— Continental Monthly, Vol. I., No. IV., April, 1862 - Devoted To Literature And National Policy • Various

... somewhat foolish expression, by which in former days one could recognise directly the children of steady-going, noble families, 'sons of their fathers,' fine young landowners, born and reared in our open, half-wild country parts,—a hesitating gait, a voice with a lisp, a smile like a child's the minute you looked at him ... lastly, freshness, health, softness, softness, softness,—there you have the whole of Sanin. And secondly, he was not stupid and had picked up a fair amount ...
— The Torrents of Spring • Ivan Turgenev

... the servants were told to call Sir Pitt and the household to prayers. Sir Pitt came in first, very much flushed, and rather unsteady in his gait; and after him the butler, the canaries, Mr. Crawley's man, three other men, smelling very much of the stable, and four women, one of whom, I remarked, was very much overdressed, and who flung me a look of great scorn as she plumped ...
— Vanity Fair • William Makepeace Thackeray

... strongest of us, though I was wiry and had good staying power, and Jeff was a great sprinter and hurdler, but I can tell you those old ladies gave us cards and spades. They ran like deer, by which I mean that they ran not as if it was a performance, but as if it was their natural gait. We remembered those fleeting girls of our first bright adventure, and concluded that ...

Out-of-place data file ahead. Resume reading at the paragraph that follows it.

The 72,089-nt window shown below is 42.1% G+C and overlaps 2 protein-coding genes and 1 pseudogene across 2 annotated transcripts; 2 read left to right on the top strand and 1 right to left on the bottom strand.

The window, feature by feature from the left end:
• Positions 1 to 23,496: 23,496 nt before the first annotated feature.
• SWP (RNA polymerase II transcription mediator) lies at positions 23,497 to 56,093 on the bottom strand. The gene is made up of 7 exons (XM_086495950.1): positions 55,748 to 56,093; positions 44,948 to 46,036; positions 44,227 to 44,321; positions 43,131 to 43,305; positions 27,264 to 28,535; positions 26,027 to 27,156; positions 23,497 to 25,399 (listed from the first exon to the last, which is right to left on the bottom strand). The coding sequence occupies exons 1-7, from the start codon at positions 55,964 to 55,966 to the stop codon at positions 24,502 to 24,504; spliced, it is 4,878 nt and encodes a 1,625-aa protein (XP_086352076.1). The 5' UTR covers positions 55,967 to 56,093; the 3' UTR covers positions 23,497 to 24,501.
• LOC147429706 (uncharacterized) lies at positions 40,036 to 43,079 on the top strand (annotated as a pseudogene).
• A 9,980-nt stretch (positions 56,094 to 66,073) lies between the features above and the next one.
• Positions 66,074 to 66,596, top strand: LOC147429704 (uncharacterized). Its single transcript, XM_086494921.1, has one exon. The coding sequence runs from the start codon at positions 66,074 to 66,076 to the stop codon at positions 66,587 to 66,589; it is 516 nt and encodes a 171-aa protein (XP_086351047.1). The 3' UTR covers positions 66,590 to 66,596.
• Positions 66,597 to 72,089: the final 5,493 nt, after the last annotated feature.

— Herland • Charlotte Perkins Stetson Gilman

... up courage to go forward and salute it, when it moved forward in a gliding and cautious fashion. Edred felt ashamed of his momentary thrill of fear, for he recognized at once the awkward gait and rolling step of Brother Fabian, and knew that his preceptor's bitterest foe was lingering in the ...
— The Secret Chamber at Chad • Evelyn Everett-Green

... library door, his body bent forward and his head protruded towards the sanctum he longed to gain, and Madame and Mr. Sagittarius, true to the instinct of imitation that dwells in our monkey race, were in precisely similar attitudes behind him. The hall being rather dark, and the gait of the trio it contained thus tragically surreptitious, it was perhaps not unnatural that Mrs. Fancy should give vent to a piercing cry of terror, and that Mr. Ferdinand should drop the menu and crouch back against the wall in a hunched position expressive of alarm. At any rate, such were ...
— The Prophet of Berkeley Square • Robert Hichens

... alone had attracted my attention. He was a tall, pale man, in the decline of life, dressed in a sort of half-uniform; he walked with a stooping gait, and seemed to me (perhaps it was a mere fancy) as much weighed down by care as years. Several times I had seen him going in or coming out of the court that opened two doors above the abbe's. He was unlike most inhabitants of the neighborhood in ...
— Graham's Magazine Vol XXXII. No. 3. March 1848 • Various